Lecture 16: Some Famous Majuscule Manuscripts (Part 2) | Free Online Biblical Library

Lecture 16: Some Famous Majuscule Manuscripts (Part 2)

Course: Textual Criticism

Lecture: Some Famous Majuscule Manuscripts (Part 2)


1. Majuscule Manuscripts (Part 2)

In this lecture, we want to finish discussing some of the major majuscule manuscripts. We started with codex Vaticanus located in the Vatican library. Then we talked about Codes Bazae which is also known as Codex Cambridge, as it is located in Cambridge University. Today, we will discuss Codex Alexandrinus, Ephraemi Rescriptus, Sinaiticus and Codex Washingtonianus in the order of discovery: 1627, 12th century, 1859 and 1906.

a. Codex Alexandrinus (A) – 1627 AD

In order of discovery, the first one is Codex Alexandrinus which was a gift meant for King James of the King James Bible. It was given to the crown sixteen years after the King James Version was produced. It came from Cyril Lurker, then patriarch of Constantinople. James died before it could be delivered and so he ended up giving it to the next King, King Charles in 1627. This manuscript is remarkable, had it been known before the King James Bible was published, it is such a good manuscript. It would have been difficult to dislodge the King James Bible if it had been based on this version. It is from the 5th century and is a two-column manuscript. It is Byzantine for the Gospels but Alexandrian for the remainder of the New Testament. But for the Book of Revelation, it is the most important manuscript there is. This manuscript is sitting in the British Library next to Codex Sinaiticus. One of these mixed text manuscripts like Codex Washingtonianus, which we will talk about later. It originally had the whole Bible in it but that part is now missing. The beginning of John in Codex Alexandrinus you have in the left column section titles. The right column is actually the text of John. The evidence that this is a 5th-century manuscript rather than fourth, it has large letters that each verse or section begins with. It is a letter that is sitting out in the margin to introduce a new section or a verse or division. This was before we had verse numbers; a lot of these manuscripts go in the direction that the verse numbers follow. But this one begins with section titles or headings.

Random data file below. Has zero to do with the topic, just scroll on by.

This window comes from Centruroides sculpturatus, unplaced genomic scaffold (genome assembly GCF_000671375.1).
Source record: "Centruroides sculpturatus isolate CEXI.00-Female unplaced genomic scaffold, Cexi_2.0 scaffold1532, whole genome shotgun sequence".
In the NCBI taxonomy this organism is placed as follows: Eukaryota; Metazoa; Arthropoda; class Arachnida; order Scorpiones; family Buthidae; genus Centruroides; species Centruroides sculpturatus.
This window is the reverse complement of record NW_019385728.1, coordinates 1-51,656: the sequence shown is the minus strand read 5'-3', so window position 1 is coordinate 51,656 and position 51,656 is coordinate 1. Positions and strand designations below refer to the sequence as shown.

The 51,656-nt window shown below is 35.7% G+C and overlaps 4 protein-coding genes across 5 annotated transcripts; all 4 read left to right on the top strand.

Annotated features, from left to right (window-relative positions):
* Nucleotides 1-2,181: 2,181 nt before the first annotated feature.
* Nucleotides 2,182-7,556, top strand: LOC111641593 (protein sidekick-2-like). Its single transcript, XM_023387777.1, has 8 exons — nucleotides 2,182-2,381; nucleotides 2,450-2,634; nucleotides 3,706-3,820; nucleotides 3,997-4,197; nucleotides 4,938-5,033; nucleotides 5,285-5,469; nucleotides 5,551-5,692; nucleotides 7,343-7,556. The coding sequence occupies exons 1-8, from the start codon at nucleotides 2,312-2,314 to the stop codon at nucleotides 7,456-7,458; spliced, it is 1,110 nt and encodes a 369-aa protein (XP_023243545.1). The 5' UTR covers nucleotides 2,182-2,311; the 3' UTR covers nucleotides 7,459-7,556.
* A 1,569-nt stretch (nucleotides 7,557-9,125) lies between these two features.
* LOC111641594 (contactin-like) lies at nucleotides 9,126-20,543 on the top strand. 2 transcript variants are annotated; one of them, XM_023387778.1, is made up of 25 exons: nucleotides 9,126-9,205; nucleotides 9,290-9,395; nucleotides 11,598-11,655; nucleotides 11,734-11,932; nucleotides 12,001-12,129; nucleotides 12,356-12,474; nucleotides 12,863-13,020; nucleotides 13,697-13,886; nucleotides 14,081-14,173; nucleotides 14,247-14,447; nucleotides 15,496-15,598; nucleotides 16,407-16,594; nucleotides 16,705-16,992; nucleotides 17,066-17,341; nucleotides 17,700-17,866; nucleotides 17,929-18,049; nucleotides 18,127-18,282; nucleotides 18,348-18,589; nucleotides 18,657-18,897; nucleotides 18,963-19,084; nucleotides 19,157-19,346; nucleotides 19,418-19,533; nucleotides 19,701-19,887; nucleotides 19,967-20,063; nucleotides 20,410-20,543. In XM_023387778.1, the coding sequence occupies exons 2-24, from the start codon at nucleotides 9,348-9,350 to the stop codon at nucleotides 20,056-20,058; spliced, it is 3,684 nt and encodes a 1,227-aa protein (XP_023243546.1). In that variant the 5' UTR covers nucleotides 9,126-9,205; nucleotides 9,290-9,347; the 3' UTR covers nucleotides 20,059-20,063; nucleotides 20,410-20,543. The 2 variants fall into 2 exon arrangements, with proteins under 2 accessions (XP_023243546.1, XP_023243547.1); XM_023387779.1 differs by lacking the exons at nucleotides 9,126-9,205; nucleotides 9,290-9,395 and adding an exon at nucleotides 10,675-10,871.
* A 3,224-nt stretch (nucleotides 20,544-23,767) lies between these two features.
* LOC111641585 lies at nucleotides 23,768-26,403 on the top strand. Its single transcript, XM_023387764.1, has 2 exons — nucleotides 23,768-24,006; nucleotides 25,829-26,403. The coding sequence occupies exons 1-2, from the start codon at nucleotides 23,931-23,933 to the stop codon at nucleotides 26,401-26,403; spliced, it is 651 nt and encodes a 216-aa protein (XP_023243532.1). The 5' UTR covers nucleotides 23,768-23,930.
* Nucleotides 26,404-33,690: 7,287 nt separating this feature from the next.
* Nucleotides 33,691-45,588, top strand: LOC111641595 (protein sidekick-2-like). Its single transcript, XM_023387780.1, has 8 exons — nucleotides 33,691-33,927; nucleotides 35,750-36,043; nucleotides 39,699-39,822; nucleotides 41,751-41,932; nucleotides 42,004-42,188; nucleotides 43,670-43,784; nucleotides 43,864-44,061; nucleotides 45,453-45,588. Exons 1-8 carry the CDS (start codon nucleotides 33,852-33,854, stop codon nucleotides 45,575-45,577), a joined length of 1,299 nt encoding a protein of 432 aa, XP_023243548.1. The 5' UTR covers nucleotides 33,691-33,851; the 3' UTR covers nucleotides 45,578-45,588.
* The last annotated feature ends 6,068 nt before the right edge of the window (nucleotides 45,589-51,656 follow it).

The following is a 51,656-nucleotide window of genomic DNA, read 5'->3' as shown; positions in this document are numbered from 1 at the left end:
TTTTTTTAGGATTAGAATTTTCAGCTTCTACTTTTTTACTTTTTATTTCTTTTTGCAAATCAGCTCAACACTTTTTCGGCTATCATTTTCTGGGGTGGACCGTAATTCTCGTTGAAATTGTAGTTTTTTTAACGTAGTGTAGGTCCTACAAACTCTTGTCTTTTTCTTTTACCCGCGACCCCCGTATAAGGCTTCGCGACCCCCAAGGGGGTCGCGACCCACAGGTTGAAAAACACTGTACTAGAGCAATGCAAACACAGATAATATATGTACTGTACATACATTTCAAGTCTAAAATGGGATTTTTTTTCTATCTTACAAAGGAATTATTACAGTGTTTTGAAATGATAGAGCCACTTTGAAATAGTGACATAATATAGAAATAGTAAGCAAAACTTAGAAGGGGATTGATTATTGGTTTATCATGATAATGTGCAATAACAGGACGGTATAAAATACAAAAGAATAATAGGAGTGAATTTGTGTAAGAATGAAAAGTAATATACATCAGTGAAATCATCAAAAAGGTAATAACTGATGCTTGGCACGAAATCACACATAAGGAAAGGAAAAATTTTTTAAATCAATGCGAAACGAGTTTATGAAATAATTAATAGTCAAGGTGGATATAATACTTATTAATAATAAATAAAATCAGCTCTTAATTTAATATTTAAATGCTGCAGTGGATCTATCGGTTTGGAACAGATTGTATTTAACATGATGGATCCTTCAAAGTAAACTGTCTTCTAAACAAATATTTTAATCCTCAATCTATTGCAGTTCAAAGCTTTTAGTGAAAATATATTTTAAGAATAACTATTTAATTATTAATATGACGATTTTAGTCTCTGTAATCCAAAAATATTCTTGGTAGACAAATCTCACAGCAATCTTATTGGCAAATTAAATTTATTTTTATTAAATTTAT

These section titles start with hyrea which means ‘concerning’. For example, we have, concerning the five loaves and the two fish. You see in the margins letters that tell you that these letters will also be in the margin of the actual Gospel of John itself. Then we have, concerning the walking on the sea. Jesus and Peter walked on the water. The third one is concerning the blind man and the fourth is concerning Lazarus. The story of the woman caught in adultery is missing here. That is an important story to miss. The five loaves and two fish section is from John chapter 6 and by the time you get to Lazarus, it is John